That’s exactly why I think you shouldn’t cover the front brake. Try it, just relax your hands and leave them on the handlebars.
I know there’s different views, but how often have you seen a police rider through town covering his front brake? :w00t:

As for the rear. I use it only really when slowriding (i.e. gas steady, control speed with rear brake and clutch), so that’s pretty much all the time during slow filtering.


I had exactly the same problem as OP, so much so I’d get real sore neck and shoulders from tensing and my hands would seize up from gripping the bars like my life depended on it. Only after about 5k miles (mostly of London commuting) did I start relaxing properly. Now I’m all chilled in riding style and far more focused on the job of planning and hazard perception.

I also use back brake (actually a combo of both if needed) when doing slow filtering. helps keep things nice n smooth.

Not if you have ABS like me. :smiley: To be fair my VFR also has linked brakes so whichever I use both are in effect, albeit in different proportions…

Sneaky Finally we agree on something technica! Either my riding technique has progressed or yours has gone backwards.:wink:

Driesie I must try to see if I can tell whether police riders cover the front brakes- they have so much fairing around them on those things it is difficult to see what they’re doing with their hands. Come to think of it I did see one policeman the other day in Chelsea who was definitely covering his front brake but he was on a BMW F650 thing so don’t know if he counts as ‘proper’;). I’m not convinced about the rear brake for slow control but thinking about it this must be different for different bikes? My bikes got low first and second gears and lots of lovely engine braking so I rarely need to use the brakes for slow speed stuff anyway- also my bike has a light rear end and my weight is usually up front over the bars so I think the back brake is more likely to cause a lock up.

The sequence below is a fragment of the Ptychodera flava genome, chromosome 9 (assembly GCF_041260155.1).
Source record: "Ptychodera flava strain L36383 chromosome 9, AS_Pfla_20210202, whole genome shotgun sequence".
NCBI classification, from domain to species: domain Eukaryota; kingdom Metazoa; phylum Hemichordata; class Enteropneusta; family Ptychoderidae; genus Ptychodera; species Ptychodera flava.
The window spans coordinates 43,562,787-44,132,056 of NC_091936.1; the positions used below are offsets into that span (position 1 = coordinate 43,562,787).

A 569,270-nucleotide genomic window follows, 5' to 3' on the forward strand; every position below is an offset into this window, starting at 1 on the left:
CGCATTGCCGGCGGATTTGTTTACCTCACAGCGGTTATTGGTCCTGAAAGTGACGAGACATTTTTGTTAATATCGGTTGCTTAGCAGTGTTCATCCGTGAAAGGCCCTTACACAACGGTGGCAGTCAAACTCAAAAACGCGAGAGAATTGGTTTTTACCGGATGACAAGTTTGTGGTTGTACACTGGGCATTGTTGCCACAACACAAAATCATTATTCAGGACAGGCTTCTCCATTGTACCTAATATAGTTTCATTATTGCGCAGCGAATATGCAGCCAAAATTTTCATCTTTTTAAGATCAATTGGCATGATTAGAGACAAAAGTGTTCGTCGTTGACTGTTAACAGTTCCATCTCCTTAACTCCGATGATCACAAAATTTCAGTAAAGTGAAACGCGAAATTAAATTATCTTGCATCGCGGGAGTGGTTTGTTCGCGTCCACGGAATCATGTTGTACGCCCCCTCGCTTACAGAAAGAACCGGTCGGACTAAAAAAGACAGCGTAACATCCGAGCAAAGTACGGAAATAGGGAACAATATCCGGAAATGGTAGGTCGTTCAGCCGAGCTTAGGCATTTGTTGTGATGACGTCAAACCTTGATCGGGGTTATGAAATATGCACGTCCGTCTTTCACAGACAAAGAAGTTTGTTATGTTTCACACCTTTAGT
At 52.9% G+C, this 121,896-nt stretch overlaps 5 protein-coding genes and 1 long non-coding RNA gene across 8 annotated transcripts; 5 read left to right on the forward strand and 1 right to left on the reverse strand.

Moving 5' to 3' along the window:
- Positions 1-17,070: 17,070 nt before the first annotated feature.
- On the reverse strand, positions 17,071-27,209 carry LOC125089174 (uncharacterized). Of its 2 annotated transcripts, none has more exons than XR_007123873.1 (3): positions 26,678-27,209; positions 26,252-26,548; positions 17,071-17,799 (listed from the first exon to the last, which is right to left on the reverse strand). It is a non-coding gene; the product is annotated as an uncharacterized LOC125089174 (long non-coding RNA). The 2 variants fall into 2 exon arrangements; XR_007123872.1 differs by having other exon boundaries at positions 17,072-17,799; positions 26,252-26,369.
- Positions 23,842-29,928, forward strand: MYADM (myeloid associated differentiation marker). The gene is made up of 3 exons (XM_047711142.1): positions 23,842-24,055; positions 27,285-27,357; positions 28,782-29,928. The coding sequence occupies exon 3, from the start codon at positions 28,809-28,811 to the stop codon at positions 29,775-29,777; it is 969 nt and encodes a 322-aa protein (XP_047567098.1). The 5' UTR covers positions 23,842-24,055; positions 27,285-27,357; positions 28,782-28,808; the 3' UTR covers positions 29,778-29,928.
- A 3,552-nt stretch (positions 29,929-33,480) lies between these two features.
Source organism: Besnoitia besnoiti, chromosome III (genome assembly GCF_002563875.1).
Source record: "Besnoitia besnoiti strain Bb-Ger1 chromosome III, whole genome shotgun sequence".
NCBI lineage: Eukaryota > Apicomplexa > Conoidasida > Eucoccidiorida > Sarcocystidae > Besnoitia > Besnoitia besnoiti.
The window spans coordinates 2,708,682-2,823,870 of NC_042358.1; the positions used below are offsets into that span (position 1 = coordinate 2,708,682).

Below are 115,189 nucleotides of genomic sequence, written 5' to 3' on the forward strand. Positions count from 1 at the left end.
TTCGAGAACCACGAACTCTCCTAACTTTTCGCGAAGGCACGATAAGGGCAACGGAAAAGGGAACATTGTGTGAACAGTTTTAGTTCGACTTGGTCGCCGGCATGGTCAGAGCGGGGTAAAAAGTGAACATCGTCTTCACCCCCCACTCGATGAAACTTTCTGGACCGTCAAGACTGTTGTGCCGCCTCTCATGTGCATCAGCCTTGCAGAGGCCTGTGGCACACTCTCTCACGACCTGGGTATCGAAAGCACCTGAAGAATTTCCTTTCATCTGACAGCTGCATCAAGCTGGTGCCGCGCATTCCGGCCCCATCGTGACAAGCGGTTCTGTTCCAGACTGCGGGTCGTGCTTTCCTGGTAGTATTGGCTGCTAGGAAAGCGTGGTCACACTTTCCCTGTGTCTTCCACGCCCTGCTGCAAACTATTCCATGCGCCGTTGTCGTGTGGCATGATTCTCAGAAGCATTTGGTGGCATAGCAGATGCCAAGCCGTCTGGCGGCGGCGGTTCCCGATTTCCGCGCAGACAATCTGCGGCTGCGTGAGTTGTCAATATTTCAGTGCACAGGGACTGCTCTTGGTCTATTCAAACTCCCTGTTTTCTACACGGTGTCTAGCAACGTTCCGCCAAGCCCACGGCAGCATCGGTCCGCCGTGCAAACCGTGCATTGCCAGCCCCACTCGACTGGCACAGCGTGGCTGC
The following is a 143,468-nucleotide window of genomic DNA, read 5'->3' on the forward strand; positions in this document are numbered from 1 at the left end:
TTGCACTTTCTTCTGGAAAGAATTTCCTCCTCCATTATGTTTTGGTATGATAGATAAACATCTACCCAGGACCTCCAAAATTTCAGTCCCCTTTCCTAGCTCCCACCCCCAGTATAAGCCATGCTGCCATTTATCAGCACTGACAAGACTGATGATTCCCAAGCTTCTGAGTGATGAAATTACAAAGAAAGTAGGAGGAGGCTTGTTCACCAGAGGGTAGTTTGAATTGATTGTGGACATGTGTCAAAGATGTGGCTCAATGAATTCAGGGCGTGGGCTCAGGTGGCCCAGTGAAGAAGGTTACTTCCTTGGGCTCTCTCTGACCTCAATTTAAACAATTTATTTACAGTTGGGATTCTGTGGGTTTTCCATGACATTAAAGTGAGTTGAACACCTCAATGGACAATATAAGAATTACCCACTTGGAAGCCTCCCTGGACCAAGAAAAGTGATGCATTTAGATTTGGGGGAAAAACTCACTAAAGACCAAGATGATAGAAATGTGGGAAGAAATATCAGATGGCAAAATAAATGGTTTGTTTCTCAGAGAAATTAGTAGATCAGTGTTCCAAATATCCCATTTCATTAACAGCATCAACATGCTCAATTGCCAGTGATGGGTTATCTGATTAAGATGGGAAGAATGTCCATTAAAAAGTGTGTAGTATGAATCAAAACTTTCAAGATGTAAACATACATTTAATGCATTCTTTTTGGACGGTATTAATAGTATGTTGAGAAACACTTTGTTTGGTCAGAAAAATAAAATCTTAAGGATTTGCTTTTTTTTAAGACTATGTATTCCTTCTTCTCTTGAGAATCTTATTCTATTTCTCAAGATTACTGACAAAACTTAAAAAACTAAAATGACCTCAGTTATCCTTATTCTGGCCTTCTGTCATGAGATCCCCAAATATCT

What we really need is for Jim Shoe to come on and sort this all out for us…:Whistling:

Thats not actualy why they say dont cover the front brake… They say it because you have less of a grip on the bars for if/when you hit a bump or sumat and the front end gets abit wobbly…

True, it usually works:P

it may work for a man, but for a lady it could get a bit unconfortable to sit on the saddle of a bike after that :smiley:

Or may be I’m catching you up!:stuck_out_tongue:

That could help!:cool:

So now we know how you be doing it!:blink:

The key thing here is that I said it “may” destabilise. Personally I cant see the issue, but I may just be used to it. With ABS surely the front must dip as mush if not more than than a conventional front brake? So would there be more destabilisation under heavy braking? The linked gig that Honda do is very, very stable

Thanks for all your replies everyone!

Had a good commute in on Friday - tried a few of the things you were saying, and it was certainly an improvement.

Was also riding with a rucksack on as well as there was too much stuff to go in the top box, and found that encouraged me to sit back a bit more as well.

Commute home didn’t go as well - nearly dropped the bike at walking pace on Sainsbury’s carpark then someone brake-tested me…had returned to the death grip on the bars by the time I got home!

But ho-hum - try again tomorrow!